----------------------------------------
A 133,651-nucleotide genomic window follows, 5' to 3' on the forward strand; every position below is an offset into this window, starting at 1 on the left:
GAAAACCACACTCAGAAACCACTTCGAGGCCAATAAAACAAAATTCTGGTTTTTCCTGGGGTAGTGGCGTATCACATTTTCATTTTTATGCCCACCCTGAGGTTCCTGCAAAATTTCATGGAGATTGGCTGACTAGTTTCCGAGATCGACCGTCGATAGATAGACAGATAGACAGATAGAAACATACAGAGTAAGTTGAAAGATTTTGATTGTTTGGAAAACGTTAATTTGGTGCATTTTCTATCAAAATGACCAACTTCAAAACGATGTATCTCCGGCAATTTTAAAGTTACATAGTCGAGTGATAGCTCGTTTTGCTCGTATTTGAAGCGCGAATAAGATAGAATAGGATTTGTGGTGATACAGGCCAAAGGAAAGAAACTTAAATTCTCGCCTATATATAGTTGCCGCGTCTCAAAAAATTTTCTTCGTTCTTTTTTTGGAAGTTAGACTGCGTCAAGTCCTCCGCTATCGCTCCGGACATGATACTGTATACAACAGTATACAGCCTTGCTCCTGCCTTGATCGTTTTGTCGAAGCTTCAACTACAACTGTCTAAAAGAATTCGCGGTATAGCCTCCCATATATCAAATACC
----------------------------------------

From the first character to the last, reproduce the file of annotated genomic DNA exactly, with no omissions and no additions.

A 133,651-nucleotide genomic window follows, 5' to 3' on the forward strand; every position below is an offset into this window, starting at 1 on the left:
GAAAACCACACTCAGAAACCACTTCGAGGCCAATAAAACAAAATTCTGGTTTTTCCTGGGGTAGTGGCGTATCACATTTTCATTTTTATGCCCACCCTGAGGTTCCTGCAAAATTTCATGGAGATTGGCTGACTAGTTTCCGAGATCGACCGTCGATAGATAGACAGATAGACAGATAGAAACATACAGAGTAAGTTGAAAGATTTTGATTGTTTGGAAAACGTTAATTTGGTGCATTTTCTATCAAAATGACCAACTTCAAAACGATGTATCTCCGGCAATTTTAAAGTTACATAGTCGAGTGATAGCTCGTTTTGCTCGTATTTGAAGCGCGAATAAGATAGAATAGGATTTGTGGTGATACAGGCCAAAGGAAAGAAACTTAAATTCTCGCCTATATATAGTTGCCGCGTCTCAAAAAATTTTCTTCGTTCTTTTTTTGGAAGTTAGACTGCGTCAAGTCCTCCGCTATCGCTCCGGACATGATACTGTATACAACAGTATACAGCCTTGCTCCTGCCTTGATCGTTTTGTCGAAGCTTCAACTACAACTGTCTAAAAGAATTCGCGGTATAGCCTCCCATATATCAAATACC